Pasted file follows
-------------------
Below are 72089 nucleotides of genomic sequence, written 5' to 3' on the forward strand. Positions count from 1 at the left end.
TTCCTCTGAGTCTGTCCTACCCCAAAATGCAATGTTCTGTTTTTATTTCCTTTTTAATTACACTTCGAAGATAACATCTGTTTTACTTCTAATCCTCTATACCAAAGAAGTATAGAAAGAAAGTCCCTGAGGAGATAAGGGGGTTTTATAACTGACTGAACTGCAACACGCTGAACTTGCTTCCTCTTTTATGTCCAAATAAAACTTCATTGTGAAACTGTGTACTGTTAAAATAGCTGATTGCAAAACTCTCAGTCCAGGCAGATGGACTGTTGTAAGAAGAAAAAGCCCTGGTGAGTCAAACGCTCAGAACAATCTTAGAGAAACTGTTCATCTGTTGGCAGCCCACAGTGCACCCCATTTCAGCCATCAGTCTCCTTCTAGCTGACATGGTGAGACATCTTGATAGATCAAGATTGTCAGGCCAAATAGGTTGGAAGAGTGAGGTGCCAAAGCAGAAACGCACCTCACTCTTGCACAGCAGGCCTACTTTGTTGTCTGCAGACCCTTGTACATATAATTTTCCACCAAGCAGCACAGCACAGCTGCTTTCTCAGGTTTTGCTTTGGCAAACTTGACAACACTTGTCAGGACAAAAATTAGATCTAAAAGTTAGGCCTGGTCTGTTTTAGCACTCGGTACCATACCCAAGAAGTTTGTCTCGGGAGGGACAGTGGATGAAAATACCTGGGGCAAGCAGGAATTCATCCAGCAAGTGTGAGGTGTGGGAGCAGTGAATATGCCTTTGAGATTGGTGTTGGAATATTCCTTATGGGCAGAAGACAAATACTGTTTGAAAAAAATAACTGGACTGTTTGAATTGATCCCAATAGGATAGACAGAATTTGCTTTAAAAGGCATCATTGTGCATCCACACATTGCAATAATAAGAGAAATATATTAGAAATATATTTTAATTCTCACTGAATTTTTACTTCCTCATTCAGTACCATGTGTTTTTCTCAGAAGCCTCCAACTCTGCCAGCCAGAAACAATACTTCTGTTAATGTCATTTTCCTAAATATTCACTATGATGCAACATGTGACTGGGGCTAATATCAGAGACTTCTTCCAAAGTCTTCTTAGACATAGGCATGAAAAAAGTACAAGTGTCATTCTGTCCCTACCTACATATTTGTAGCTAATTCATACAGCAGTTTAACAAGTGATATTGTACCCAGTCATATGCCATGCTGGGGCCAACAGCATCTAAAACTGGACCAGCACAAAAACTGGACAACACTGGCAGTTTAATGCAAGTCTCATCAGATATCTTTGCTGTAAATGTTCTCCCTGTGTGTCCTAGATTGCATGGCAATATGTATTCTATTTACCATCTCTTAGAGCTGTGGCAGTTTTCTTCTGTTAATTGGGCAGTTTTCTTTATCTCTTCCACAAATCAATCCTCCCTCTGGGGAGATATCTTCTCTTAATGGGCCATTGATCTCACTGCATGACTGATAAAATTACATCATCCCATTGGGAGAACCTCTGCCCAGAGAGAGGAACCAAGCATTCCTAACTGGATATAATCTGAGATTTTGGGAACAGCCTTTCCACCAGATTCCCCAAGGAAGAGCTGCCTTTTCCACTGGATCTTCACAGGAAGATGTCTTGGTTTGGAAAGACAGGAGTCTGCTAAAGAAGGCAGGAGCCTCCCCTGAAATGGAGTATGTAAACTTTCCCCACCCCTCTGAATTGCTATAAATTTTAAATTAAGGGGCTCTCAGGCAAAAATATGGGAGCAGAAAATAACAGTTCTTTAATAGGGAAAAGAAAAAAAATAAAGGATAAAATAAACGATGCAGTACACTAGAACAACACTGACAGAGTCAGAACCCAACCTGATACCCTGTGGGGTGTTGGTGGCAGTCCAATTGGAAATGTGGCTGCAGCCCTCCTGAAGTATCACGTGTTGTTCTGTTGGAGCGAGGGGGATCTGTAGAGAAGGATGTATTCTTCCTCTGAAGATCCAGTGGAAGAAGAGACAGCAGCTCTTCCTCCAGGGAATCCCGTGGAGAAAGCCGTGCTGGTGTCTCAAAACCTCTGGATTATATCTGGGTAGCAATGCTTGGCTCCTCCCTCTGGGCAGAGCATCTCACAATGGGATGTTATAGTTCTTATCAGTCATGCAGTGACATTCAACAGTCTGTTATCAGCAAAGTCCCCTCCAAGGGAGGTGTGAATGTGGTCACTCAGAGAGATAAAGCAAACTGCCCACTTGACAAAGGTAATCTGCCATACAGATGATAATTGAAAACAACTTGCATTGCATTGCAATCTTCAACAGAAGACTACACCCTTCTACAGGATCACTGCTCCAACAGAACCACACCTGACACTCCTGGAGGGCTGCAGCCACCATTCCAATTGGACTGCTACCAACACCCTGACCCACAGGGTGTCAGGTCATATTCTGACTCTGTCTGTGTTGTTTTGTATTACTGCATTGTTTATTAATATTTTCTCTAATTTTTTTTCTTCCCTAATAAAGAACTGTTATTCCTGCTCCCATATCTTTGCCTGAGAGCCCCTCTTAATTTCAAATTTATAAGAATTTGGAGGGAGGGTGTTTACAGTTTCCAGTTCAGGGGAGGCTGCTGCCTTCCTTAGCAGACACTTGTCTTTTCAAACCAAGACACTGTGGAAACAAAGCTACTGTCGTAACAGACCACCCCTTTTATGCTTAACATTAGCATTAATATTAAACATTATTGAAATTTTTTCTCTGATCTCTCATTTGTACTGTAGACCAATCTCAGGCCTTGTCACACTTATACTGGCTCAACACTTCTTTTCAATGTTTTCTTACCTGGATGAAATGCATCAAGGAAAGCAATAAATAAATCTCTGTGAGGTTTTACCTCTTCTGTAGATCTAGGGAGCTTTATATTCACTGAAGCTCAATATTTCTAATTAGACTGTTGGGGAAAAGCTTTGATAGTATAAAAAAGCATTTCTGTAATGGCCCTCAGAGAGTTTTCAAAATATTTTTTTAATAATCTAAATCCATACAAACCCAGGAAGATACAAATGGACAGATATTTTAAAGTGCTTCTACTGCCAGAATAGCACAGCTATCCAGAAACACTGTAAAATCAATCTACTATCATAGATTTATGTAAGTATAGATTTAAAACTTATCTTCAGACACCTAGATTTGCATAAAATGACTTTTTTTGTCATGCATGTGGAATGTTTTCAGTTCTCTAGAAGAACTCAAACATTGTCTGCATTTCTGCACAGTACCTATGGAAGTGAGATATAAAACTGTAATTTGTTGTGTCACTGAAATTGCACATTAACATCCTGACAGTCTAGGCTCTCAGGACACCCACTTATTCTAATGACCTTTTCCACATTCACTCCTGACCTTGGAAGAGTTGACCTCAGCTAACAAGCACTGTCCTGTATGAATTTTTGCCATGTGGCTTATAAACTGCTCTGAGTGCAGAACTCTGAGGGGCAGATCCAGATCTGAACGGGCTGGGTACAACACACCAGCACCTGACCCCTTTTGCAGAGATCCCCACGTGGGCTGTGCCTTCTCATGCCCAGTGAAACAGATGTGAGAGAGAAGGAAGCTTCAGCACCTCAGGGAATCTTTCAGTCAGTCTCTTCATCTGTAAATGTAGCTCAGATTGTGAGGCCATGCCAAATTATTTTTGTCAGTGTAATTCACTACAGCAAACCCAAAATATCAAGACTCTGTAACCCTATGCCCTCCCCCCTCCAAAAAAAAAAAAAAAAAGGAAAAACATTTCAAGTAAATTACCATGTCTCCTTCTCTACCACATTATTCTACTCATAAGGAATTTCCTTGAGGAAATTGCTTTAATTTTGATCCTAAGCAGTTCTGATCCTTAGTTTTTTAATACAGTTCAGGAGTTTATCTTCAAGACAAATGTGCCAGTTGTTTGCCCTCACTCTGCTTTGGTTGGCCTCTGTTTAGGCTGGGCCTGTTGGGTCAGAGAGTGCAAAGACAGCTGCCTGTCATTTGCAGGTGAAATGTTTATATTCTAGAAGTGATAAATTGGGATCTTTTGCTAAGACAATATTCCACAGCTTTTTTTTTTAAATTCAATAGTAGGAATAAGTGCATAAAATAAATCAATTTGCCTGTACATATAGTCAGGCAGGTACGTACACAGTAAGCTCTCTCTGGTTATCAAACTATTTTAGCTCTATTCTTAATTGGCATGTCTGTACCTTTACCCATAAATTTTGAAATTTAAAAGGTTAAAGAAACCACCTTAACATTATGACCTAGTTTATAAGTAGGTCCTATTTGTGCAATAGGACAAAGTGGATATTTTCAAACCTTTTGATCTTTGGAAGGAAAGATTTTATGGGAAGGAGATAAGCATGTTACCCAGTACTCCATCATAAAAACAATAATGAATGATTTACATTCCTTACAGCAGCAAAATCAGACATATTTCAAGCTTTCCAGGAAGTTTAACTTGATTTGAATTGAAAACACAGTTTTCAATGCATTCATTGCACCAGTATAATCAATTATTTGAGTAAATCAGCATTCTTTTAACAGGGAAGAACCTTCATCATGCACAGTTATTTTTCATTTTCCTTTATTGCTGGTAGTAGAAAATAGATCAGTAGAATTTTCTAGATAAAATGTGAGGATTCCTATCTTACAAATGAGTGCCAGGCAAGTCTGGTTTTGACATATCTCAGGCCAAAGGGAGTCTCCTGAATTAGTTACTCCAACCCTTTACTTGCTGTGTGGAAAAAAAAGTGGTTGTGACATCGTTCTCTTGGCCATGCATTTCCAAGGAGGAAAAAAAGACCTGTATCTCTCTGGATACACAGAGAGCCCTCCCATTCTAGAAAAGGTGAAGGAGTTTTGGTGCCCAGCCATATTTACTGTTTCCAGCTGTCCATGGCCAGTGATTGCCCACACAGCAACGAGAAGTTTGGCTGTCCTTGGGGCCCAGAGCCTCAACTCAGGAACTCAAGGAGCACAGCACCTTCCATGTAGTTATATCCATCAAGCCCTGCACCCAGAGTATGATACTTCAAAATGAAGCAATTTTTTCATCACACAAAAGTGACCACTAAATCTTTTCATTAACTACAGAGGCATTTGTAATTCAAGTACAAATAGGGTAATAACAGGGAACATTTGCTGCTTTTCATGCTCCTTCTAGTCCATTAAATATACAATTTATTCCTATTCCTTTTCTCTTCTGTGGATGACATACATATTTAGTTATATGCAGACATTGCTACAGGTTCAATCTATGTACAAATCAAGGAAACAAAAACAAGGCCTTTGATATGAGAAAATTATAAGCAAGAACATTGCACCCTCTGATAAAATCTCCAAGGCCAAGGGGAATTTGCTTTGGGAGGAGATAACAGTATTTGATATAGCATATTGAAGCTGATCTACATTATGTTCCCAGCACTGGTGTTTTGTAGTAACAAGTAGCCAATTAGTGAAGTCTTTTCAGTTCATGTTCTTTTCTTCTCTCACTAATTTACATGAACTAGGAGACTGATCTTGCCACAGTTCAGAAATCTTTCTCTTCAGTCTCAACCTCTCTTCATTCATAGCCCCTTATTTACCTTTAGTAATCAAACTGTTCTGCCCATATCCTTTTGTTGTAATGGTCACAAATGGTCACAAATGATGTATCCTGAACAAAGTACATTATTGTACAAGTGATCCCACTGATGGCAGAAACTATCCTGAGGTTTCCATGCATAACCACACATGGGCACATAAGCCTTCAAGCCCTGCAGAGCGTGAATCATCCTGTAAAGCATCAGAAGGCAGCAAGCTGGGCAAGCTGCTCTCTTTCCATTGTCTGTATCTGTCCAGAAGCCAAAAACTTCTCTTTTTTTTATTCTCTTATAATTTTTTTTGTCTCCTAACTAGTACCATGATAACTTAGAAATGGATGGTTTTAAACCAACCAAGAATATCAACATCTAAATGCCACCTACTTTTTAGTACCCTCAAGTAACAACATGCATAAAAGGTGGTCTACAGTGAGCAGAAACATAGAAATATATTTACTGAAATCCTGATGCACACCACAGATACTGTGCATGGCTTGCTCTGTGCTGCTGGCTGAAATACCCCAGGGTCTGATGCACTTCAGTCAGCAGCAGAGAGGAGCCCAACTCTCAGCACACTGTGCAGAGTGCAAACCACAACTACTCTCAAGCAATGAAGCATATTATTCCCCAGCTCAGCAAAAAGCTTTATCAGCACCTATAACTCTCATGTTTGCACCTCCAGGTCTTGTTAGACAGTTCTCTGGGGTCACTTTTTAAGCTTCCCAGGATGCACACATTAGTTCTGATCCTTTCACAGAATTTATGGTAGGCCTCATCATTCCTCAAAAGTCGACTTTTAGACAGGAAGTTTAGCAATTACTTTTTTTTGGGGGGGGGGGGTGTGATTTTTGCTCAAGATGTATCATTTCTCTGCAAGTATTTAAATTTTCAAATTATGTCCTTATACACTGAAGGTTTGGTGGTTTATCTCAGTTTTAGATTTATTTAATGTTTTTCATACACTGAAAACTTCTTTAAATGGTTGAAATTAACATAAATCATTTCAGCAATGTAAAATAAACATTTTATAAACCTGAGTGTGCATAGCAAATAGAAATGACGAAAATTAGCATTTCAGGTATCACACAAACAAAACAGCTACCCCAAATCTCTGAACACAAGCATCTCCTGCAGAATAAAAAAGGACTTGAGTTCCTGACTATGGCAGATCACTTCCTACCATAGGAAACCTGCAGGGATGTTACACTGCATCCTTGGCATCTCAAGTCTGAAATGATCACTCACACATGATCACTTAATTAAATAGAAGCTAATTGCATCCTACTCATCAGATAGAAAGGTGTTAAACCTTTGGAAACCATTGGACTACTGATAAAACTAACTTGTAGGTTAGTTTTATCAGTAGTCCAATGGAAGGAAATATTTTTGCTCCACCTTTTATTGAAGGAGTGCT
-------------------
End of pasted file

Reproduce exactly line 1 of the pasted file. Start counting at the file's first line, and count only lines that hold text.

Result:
Below are 72089 nucleotides of genomic sequence, written 5' to 3' on the forward strand. Positions count from 1 at the left end.